The account given by James S. Pike, of Maine, of the "Black Parliament" of South Carolina, which makes a large share of Mr. Hampton's proofs, was written in the winter of 1872-73, directly after the disastrous defeat of Horace Greeley, whom Mr. Pike had followed into the Democratic Party because of the Republican policy of reconstruction; and his narrative is necessarily intended as a justification of himself and Mr. Greeley, and is an exaggeration and caricature. The redeeming features of 'negro rule" he and Mr. Hampton wholly omit. Mr. George W. Cable wisely reminds us that the reconstruction party, though the upper ranks of society warred "as fiercely against its best principles as against its bad practices, planted the whole South with public schools for the poor and illiterate of both races, welcomed and cherished the missionaries of higher education, and when it fell, left them still both systems, with the master class converted to a belief in their use and necessity."*

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The constitutions and the governments established in the southern States under the reconstruction policy of the Republican Party have all been torn down by fraud, violence, and murder; and these revolutions have been submitted to by the complaisant northern people, tired of war and controversy, and anxious for commerce and money. The immediate question now is not one of negro supremacy, but of white equality; not whether the negro shall be the political superior of the white man at the South, but whether the white southerner shall be the political superior of every citizen at the North.


It is necessary to look at the case historically. Johnson began reconstruction with a proclamation, May 29, 1865, granting wholesale amnesty and pardon, and absolute impunity for their treason, to all the rebels except certain specified classes, who were probably not one-tenth of the southern whites; and he promised special pardons to the excepted persons. At the same time he authorized and directed the re-establishment of the southern State governments. The only conditions which he imposed were, that each State should assent to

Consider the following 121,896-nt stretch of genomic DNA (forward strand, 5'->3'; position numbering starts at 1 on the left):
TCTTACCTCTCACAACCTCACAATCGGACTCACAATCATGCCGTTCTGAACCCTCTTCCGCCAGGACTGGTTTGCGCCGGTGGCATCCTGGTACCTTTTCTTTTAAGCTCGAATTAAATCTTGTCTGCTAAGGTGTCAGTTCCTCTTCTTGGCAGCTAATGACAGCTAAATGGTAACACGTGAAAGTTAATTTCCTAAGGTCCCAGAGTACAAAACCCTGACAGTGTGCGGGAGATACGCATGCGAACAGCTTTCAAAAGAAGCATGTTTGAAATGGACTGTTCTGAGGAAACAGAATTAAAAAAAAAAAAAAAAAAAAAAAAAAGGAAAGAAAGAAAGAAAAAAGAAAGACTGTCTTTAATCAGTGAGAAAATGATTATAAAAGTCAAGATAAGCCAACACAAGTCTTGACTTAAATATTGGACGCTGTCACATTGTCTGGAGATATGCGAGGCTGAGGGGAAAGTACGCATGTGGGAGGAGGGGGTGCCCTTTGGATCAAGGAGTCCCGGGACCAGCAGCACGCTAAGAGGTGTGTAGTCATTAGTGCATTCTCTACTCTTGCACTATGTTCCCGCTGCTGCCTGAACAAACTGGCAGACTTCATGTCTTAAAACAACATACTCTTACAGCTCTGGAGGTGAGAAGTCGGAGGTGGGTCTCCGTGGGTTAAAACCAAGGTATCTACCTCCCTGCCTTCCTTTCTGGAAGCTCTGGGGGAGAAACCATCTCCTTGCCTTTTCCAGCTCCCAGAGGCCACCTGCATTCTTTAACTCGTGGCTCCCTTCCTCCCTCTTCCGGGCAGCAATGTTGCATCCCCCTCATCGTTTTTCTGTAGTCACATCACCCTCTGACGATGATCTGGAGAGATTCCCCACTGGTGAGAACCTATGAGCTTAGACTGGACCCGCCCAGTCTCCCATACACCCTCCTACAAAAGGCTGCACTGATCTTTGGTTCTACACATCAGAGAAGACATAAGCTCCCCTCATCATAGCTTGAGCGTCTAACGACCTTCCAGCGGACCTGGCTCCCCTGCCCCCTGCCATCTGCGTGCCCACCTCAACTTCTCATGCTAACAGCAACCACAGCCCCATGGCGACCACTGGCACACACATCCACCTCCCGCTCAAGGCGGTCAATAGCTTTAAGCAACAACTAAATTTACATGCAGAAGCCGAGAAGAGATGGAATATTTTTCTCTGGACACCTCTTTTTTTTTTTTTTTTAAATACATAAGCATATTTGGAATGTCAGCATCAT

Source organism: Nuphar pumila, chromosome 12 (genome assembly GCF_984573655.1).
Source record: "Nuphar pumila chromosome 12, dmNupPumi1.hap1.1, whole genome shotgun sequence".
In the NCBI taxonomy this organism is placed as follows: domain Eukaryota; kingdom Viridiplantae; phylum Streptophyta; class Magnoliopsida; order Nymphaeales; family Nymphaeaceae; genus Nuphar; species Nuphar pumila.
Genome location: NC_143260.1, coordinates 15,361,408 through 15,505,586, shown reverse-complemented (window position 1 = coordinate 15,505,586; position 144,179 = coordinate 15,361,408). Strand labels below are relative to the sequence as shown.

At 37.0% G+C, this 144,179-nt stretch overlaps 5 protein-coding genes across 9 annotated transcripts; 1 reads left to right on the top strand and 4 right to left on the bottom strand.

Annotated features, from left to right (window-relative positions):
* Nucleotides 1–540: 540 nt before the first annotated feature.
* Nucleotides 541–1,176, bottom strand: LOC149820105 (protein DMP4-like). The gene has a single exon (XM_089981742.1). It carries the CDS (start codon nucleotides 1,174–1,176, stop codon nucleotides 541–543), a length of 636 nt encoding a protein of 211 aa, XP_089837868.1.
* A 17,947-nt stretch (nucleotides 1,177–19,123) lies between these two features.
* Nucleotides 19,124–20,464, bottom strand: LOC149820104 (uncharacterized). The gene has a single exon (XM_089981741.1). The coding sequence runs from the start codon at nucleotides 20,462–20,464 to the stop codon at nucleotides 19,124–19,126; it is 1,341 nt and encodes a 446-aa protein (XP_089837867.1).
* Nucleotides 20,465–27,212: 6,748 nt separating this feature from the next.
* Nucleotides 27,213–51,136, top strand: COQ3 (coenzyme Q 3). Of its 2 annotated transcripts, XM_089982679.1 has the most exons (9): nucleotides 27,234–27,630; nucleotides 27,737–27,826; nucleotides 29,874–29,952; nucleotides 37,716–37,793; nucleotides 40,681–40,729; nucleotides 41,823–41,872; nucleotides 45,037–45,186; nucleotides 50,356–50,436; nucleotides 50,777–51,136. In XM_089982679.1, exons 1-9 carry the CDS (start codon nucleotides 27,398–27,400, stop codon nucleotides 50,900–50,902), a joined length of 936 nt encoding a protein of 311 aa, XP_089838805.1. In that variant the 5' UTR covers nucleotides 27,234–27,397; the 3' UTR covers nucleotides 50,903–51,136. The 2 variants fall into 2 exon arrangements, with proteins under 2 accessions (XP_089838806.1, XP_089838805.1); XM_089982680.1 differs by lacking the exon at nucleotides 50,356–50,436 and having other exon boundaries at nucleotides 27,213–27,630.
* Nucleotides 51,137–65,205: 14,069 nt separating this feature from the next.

* See Mr. Cable's thoughtful, philosophical, and candid article on "The Negro Question," published first in the New York "Tribune." and lately by the American Missionary Society, 56 Reade Street, New York City.

the Thirteenth Amendment abolishing slavery, and should repudiate all rebel war debts. Under these circumstances the southern States made rapid work in reconstruction; and when the thirty-ninth Congress assembled in December, 1865, senators and representatives appeared from the late insurrectionary States, headed by Alexander H. Stephens, the late Vice-President of the southern Confederacy. Legislating for the freedmen, the southern legislatures had enacted infamous labor laws almost as restrictive and oppressive as slavery itself.